We called Jakimovski for a statement a few times, but he did not answer our telephone calls. Besides the permanently employed people, municipality Karpos has over 100 employees with temporary employment, and a record is 2015 when the municipality has hired 167 people.
From the Ministry of Information Society and Administration we did not receive a response within the legal 30 days time to respond, according to the Law on Free Access to Public Information. We received the replies 45 days later. They did not have the required data, but only explanation that they had data from 2011 to 2013 and that for 2014, due to technical problems, the Annual report on data from the Register of civil servants for 2014 would be published with some delay. According to the latest data for 2013, in the country there are 11,524 public servants, an increase for 3,400 people in just one year.
In 2014 the number of civil servants in Macedonia increased by 900 people and was 16,212, while the number of civil servants for 2014 has not been released yet.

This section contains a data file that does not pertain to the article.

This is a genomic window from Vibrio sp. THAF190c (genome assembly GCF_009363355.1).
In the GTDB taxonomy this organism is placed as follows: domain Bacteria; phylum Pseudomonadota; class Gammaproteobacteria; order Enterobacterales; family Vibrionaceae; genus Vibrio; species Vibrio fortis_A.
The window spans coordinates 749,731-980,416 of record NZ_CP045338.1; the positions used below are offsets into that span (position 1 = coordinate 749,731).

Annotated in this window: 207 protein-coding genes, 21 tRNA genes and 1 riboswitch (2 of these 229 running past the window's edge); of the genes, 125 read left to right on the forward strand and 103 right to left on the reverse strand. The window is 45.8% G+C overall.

In the reports that the Ministry of Information Society and Administration referred, there is no division between the officials in local government and at state level.
Employments without standards
Macedonian municipalities have no standards for employment. It is not known how many employees should there be for a certain number of inhabitants. So in the experimental number of municipalities we considered, one employee in the municipality Karpos serves only 161 residents, in the municipality Brvenica an employee of the municipal administration serves 660 residents, while in Aracinovo 1,100 inhabitants. Table 3.
Maksimovska emphasizes that each municipality runs its employment policy itself.
“The City of Skopje manages all local taxes and then transfers the assets to all 10 municipalities”, she says.
From this it follows that Skopje municipalities including Karpos should have fewer employees compared to other municipalities because part of the work is carried out by the City of Skopje.
But in practice it is not like that.
Stojche Samardziski, former president of the Executive Council of the Municipality of Stip from 1986 to 1990 agrees there is overstaffing (a function that is equal to the present mayor).
“When I was a chairman of the executive council the municipality of Stip had about 100 employees. My assessment was that the municipality could operate with 60 employees. Then the municipality of Stip had more powers than the present. Now the municipality of Stip has several times more employees with reduced powers”, says Samardziski.
He adds that overstaffing makes municipalities uneconomical and unproductive.